• For another 40%, the symptoms will be much more severe, perhaps like a mild pneumonia, but not severe enough to require hospitalization.
    • For the remaining 20%, hospitalization will be needed.  These tend to be older folks but it also includes the very young, including infants and toddlers, and young adults, too.  In other words, while in China the young were largely immune to the virus, that same pattern doesn't seem to be occurring to quite the same extent in Europe and the U.S. (i.e., everyone is susceptible).  Many who need hospitalization have underlying health issues, especially obesity, high blood pressure and type 2 diabetes.
      • In this group, about half – or about 10% of the total infected population – will need to be monitored closely, perhaps with treatment of certain symptoms (like the antibiotics I received in 2014 when I got pneumonia).
      • But the other one-quarter to one-half -- up to 10% of the total infected population – will need I.C.U. care and perhaps a ventilator (a machine that helps a person breathe -- it's not fun).
      • The fatality rate for those who are infected seems to be around 2%.  This is on par with the Spanish Flu of 1918, the worst pandemic in history, which killed tens of millions of people around the world.  The fatality rate for the coronavirus is much higher than that in some countries and a bit lower in others.  In China, the fatality rate for those over 80 years of age who are infected, however, is very high, about 15%.  Also in China, men were much more likely to die from coronavirus than women:  64% of fatalities were men and 36% were women of the 72,000 infection cases studied there.
    • These statistics are for the general population.  In China, the elderly and those with underlying health conditions were more vulnerable.  Age doesn't seem to be as much of a determining factor in Europe and the U.S., however, so everyone needs to be careful.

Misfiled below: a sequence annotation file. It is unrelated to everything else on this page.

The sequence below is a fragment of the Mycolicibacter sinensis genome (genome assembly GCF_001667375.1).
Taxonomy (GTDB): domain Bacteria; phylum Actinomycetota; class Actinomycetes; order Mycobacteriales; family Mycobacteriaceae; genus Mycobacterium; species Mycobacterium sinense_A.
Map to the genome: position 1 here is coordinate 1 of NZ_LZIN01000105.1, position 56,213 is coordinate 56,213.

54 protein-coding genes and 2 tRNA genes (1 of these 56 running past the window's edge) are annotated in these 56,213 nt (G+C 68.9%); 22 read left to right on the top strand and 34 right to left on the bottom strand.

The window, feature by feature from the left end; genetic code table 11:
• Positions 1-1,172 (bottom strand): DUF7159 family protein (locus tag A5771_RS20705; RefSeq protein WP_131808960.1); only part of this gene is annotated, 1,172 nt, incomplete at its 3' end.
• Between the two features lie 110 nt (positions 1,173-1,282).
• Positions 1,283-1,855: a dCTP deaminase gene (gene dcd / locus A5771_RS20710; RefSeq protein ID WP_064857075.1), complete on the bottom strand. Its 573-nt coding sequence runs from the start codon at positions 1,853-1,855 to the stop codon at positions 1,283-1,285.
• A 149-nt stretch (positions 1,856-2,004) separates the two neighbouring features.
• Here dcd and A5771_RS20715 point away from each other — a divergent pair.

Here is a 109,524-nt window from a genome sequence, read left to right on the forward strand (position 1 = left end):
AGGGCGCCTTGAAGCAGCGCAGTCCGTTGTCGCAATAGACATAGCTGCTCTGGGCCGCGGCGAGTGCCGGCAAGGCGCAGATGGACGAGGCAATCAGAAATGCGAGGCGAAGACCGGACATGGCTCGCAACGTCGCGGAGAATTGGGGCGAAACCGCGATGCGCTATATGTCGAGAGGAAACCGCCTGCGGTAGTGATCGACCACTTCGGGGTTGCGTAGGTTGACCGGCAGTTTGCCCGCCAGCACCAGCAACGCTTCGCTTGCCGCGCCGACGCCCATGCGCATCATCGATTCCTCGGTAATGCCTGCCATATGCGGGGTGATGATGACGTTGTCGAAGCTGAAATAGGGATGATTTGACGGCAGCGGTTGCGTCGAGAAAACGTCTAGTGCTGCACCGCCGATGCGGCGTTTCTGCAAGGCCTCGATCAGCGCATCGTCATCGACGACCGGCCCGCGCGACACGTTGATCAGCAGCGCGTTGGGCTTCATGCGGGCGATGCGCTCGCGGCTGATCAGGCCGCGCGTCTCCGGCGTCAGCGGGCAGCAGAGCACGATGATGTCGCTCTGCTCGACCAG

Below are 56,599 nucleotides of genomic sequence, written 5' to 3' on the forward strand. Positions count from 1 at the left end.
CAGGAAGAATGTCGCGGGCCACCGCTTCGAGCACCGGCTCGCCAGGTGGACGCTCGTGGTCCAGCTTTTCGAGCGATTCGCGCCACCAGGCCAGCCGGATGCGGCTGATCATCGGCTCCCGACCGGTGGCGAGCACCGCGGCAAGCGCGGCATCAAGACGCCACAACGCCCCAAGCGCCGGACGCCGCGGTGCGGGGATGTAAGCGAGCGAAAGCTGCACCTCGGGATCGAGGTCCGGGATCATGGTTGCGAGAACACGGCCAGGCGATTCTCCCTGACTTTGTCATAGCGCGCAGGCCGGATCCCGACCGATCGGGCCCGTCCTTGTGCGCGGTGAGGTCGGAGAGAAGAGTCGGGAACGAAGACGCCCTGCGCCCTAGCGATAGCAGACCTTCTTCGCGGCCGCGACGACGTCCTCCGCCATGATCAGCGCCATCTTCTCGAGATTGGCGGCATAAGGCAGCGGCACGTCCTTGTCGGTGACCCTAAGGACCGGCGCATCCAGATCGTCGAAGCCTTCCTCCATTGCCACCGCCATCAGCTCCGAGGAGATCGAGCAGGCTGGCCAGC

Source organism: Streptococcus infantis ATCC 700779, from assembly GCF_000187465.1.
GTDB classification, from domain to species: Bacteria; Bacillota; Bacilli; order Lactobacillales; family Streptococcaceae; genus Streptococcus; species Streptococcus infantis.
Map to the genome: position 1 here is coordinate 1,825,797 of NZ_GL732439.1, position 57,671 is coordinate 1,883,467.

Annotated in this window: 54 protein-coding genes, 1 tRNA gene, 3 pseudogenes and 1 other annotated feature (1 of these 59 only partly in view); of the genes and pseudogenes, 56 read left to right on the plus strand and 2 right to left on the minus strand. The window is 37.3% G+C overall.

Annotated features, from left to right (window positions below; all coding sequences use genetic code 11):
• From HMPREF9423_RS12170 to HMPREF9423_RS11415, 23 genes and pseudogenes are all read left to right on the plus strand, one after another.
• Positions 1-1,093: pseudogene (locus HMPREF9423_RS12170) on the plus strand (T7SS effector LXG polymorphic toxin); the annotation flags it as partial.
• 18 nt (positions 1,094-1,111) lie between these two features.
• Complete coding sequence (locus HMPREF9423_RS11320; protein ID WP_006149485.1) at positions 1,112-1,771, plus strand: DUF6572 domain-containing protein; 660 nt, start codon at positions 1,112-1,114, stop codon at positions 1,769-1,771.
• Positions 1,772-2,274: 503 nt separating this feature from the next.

• It's not yet known if a person who's been infected with the coronavirus can get re-infected, or instead, if they develop an immunity to it.  If they develop an immunity, it's probably short-lived, like months and not years.  That's why a vaccine is so important.
  • If the situation in the U.S. escalates like it did in China, the U.S. will quickly run out of hospital beds. That’s because many facilities here are already at or near capacity.  For instance, in the U.S. there are only 2.8 hospital beds per 1,000 people, while in Italy there are 3.2, China has 4.3 and South Korea has 12.8.  The U.S. faces a similar shortage of ventilators (the breathing machines) and respirators (the masks).  If the situation escalates in the U.S., difficult decisions will need to be made about who can and can’t be treated (i.e., who lives and who dies, like what's going on in Italy right now).  This is why it's important to "flatten the curve," as they say. 

Don't worry because we'll get through this -- but only if people listen to the medical experts and not the politicians.  Stay well, my friends!


Special Section:  Coping with Corona